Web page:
Jussie Smollett Testifies at Trial on Charges He Staged an Attack on Himself

Jussie Smollett took the stand on Monday in an effort to convince a Chicago jury that he did not orchestrate a racist and homophobic hate crime against himself but, instead, was the victim of both a real attack and the police’s rush to judgment in charging him.

Mr. Smollett, 39, submitted himself to questioning in his own trial to rebut the testimony of two key witnesses, Abimbola Osundairo and Olabinjo Osundairo, brothers who told the court last week that Mr. Smollett had instructed them in detail on how to attack him.

The Osundairo brothers said Mr. Smollett took them through a “dry run” of the attack on the day before it was supposed to occur in January 2019 and asked one of them to bruise him without inflicting real injuries while the other put a rope around his neck and poured bleach on him.

Prosecutors have argued that Mr. Smollett staged the attack because he was upset that the show on which he starred, the Fox hip-hop drama “Empire,” did not take seriously a threatening letter he had received at the studio.

But Mr. Smollett sought early in his testimony to indicate just how happy he had been with his role on the show and, asked directly, said he had no problem with Fox. Instead Mr. Smollett, who is gay, testified that it had been a blessing to win the role of Jamal Lyon, a gay singer-songwriter, that so closely mirrored his identity and to eventually earn $100,000 per episode.

“I had never seen a gay man — let alone a gay Black man — portrayed ever,” Mr. Smollett said. “I really, really wanted to do it.”

Testimony for the morning concluded before Mr. Smollett could address the attack itself and he was expected to return to that subject when he returned to the stand later on Monday.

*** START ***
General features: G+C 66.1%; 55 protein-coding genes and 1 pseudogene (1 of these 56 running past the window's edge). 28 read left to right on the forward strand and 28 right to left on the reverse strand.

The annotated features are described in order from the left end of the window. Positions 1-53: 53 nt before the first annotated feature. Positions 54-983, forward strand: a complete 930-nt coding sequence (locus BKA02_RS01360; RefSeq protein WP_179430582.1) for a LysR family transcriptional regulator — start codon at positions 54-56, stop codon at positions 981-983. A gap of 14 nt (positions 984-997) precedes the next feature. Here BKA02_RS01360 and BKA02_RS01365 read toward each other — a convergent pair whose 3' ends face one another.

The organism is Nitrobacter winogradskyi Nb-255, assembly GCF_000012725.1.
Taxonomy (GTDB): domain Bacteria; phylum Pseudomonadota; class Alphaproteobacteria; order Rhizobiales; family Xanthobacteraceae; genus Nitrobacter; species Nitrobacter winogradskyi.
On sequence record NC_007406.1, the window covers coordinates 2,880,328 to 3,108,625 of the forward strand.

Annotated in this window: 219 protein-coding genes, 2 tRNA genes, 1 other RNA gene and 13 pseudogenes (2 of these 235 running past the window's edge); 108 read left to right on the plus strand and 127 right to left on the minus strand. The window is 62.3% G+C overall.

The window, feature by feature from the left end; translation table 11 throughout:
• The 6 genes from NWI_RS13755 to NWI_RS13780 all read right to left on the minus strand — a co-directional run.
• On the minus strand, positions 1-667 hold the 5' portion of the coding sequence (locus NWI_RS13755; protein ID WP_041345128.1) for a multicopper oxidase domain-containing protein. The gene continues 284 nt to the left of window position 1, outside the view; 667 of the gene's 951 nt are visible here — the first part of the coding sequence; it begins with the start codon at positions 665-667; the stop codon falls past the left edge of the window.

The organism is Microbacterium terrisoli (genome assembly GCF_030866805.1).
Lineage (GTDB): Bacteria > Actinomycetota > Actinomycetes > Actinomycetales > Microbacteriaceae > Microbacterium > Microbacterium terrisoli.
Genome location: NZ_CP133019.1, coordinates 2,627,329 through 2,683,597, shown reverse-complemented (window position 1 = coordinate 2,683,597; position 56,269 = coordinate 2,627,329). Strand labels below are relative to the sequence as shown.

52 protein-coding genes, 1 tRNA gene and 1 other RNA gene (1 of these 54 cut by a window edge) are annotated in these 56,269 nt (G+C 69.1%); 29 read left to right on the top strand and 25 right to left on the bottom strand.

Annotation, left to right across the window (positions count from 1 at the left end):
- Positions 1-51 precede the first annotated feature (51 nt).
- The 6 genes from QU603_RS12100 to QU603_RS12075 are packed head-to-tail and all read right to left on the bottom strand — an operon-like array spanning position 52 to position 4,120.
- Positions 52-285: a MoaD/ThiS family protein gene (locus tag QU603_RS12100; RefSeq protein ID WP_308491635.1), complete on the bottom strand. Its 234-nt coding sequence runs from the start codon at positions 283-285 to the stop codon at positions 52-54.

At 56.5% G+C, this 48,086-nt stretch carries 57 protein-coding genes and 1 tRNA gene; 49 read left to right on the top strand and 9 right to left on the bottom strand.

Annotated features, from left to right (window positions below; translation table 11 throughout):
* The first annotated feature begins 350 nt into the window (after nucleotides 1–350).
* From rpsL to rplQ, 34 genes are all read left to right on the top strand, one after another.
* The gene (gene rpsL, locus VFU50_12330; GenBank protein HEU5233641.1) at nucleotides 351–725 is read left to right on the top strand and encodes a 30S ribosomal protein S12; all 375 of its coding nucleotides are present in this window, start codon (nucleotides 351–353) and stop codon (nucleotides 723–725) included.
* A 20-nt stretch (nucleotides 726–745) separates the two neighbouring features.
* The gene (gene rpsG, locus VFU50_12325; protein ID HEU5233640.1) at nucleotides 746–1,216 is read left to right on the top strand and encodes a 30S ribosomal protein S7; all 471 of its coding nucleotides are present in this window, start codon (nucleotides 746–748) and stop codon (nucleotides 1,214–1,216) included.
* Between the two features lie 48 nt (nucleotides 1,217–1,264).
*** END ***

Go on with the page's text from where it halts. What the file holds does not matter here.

Over the course of the trial, prosecutors have sought to paint a picture of the attack as a bid for publicity, pointing to how, days before the attack, Mr. Smollett had received the letter at the studio for “Empire.” It included a red stick figure hanging from a noose, a homophobic slur and the acronym “MAGA,” said Daniel K. Webb, the special prosecutor in the case, in the courtroom last week.

“He devised this fake hate crime to take place so that the ‘Empire’ studio would take this more seriously,” Mr. Webb said, “because this fake hate crime would get media attention.” But the showrunner for “Empire” at the time, Brett Mahoney, testified earlier on Monday that the show had actually taken the letter “very seriously,” and provided Mr. Smollett with additional security.

As he began his testimony, Mr. Smollett depicted himself to the jury in a lengthy biographical summary of his career as someone who grew up in a middle-class family of performers, received some work as a child actor, became deeply involved in charity organizations and returned to acting, landing the major role on “Empire.”

In January 2019, when the attack was reported, public sympathy for Mr. Smollett was immediate and widespread. But as the police investigation into the report stalled, suspicion grew about Mr. Smollett’s account, though the actor stood by it.

“It feels like if I had said it was a Muslim, or a Mexican, or someone Black, I feel like the doubters would have supported me much more,” Mr. Smollett told ABC’s Robin Roberts in February of that year. “A lot more.”

Days after that television interview, Mr. Smollett was arrested on charges that he staged the assault.

The Osundairo brothers told the police that Mr. Smollett had orchestrated the whole thing, giving them a $100 bill to buy supplies for the attack, including ski masks, a rope and a red hat meant to indicate that the attackers were supporters of former President Donald J. Trump.

“He wanted me to tussle and throw him to the ground and give him a bruise while my brother Ola would pour bleach on him and put a rope around him, and then we would run away,” Abimbola Osundairo testified.

Prosecutors have cited as evidence Instagram messages from Mr. Smollett to Abimbola Osundairo on the night of the attack, updating the brothers on his flight delay.

In the nearly three years since the attack, Mr. Smollett has maintained his innocence, pleading not guilty to six counts of disorderly conduct related to filing a false police report and insisting that the attack had happened as he had initially described.

“They won’t let this go,” Mr. Smollett said in an Instagram interview last year. “There is an example being made, and the sad part is that there’s an example being made of someone that did not do what they’re being accused of.”

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